Moreover, the celebration has moved beyond the Latino community to include participants from diverse backgrounds, says Tere Romo, a longtime curator of Día de los Muertos exhibitions in cities throughout the U.S. “It’s one of the few exhibits that you can walk into a gallery and see a crowd that is totally diverse…African Americans, Asians, Latinos, whites, all ages, moms with their kids, school children, old people and every age in between,” says Romo.
This shift has taken time. While researching a book on the history of the Day of the Dead in the U.S., I learned that when they first appeared in the U.S. in the 1970s, public Día de los Muertos celebrations were shocking to the mainstream population because of the celebration’s frank acknowledgment of death in a society that ardently avoided the topic. The customary sugar skulls, skeleton figurines, skull-shaped “bread of the dead,” and skeleton cut-outs initially struck many onlookers as morbid and ghastly. Yolanda Garfias Woo, one of the first educators to create Day of the Dead altars in US schools and art galleries, noted that compared with traditional U.S. holidays, “Día de los Muertos was so far out! It was a shocking kind of thing to be doing. It literally shocked the non-Latino community.”
René Yañez, who organized the first Día de los Muertos altar exhibit at La Galería de la Raza art gallery in San Francisco in 1972, noted: “The Irish captain of the Mission Police Station refused to give me a permit to hold the Day of the Dead street procession. He called me a ‘devil’…[and] said, ‘Over my dead body!’ People thought we were a death cult…”
But as Día de los Muertos celebrations spread across the U.S. in subsequent decades, the initial revulsion gave way to a public embrace of the holiday’s focus on the dead. The colorful celebration was covered in national magazines such as Ladies Home Journal and Better Homes and Gardens and portrayed in books, video games, TV shows and movies, including hits such as Beverly Hills 90210. Recently, the James Bond movie Spectre featured a Day of the Dead procession, and the entire plot of Disney’s huge hit Coco was built around the celebration.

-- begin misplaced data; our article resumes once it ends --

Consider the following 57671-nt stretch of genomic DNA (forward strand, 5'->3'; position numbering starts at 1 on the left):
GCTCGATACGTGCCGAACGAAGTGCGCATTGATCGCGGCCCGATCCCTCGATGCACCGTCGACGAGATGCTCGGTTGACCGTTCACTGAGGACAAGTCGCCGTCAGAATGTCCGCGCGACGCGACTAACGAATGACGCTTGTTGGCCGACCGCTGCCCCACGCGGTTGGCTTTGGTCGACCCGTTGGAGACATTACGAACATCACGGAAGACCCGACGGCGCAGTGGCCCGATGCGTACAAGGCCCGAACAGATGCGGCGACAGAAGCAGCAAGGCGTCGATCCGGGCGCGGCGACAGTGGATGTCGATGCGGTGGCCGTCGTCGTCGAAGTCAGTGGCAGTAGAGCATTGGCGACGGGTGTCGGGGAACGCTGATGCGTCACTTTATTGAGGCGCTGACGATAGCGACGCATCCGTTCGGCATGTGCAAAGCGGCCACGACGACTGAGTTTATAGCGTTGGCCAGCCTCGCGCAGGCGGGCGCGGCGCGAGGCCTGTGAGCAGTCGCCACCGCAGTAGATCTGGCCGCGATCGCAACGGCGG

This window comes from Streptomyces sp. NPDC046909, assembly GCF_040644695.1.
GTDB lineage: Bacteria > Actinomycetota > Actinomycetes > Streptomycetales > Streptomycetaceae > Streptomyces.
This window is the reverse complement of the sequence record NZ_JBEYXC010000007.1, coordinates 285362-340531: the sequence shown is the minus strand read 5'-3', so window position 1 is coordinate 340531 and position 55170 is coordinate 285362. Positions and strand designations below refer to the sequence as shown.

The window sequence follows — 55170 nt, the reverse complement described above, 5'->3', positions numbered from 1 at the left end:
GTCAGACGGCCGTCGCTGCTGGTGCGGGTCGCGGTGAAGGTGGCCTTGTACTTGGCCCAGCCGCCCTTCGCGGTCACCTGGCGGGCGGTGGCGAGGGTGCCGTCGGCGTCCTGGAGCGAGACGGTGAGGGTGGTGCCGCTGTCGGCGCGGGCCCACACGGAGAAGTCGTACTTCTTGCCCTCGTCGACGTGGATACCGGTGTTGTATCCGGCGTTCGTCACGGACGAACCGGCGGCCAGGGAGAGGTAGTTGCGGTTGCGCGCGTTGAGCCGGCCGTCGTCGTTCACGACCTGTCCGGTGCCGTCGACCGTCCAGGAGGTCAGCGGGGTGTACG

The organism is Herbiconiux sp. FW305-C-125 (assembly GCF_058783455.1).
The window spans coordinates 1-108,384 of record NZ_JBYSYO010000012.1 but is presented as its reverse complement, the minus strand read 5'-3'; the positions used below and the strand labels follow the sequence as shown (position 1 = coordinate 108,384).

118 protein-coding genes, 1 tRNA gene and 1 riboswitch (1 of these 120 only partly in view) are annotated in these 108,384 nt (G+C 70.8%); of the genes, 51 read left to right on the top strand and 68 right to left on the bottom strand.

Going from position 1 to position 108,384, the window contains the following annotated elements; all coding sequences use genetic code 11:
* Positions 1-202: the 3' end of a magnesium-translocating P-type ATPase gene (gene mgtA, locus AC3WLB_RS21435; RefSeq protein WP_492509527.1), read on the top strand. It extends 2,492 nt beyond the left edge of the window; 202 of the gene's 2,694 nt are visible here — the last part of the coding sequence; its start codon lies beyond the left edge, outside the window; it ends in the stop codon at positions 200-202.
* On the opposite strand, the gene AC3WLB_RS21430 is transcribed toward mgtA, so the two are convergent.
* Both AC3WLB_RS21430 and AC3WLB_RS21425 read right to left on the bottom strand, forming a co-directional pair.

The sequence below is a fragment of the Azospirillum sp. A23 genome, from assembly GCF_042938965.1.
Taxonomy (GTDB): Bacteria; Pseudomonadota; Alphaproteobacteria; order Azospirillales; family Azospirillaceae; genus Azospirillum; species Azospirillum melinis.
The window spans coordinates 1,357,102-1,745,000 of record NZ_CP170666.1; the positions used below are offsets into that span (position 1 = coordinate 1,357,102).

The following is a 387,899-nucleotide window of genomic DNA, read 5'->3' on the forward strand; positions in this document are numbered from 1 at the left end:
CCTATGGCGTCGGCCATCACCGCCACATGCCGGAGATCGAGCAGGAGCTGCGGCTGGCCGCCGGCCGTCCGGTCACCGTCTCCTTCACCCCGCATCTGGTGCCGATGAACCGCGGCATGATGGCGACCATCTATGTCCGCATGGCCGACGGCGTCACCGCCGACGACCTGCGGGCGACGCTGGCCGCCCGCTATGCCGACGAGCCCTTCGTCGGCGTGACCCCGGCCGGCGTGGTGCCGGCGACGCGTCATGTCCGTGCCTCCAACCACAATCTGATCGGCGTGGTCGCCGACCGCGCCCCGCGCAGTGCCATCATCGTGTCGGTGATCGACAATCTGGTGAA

In their 1991 magnum opus, Celebrations of Death, U.S. anthropologists Peter Metcalf and Richard Huntington noted that poverty-stricken societies with high mortality rates and low social mobility generally held accepting attitudes towards death. Viewing death as a peaceful, even joyous release from life’s hardships, people in these societies often played active roles in preparing bodies for burial, planning funerals, or engaging in mourning and remembrance rituals.
But in societies where greater levels of financial prosperity, geographic mobility and individualism allowed people to distance themselves from their families, people held less accepting attitudes towards death and played only passive roles in mortuary rituals, the authors found. In the U.S., this passivity was enabled by the rise of the corporate funeral industry in the 20th century; most Americans became physically separated from their dead. The deceased were no longer cleaned and dressed by family members. Wakes were no longer held at home. Instead, professional morticians transported corpses to funeral parlors for institutionalized viewing, and active community rituals of leave-taking and remembering were lost.
Today, Día de los Muertos celebrations are held in all 50 states. They have become a standard autumn activity for schools and museums, where students and others are encouraged to remember their own mortality and honor the departed through altar-making, crafts, and street processions. The celebration is also used by counselors and social workers to help clients deal with the traumatic loss of a loved one. And public altar-making activities, once considered cultish or superstitious, are now normal.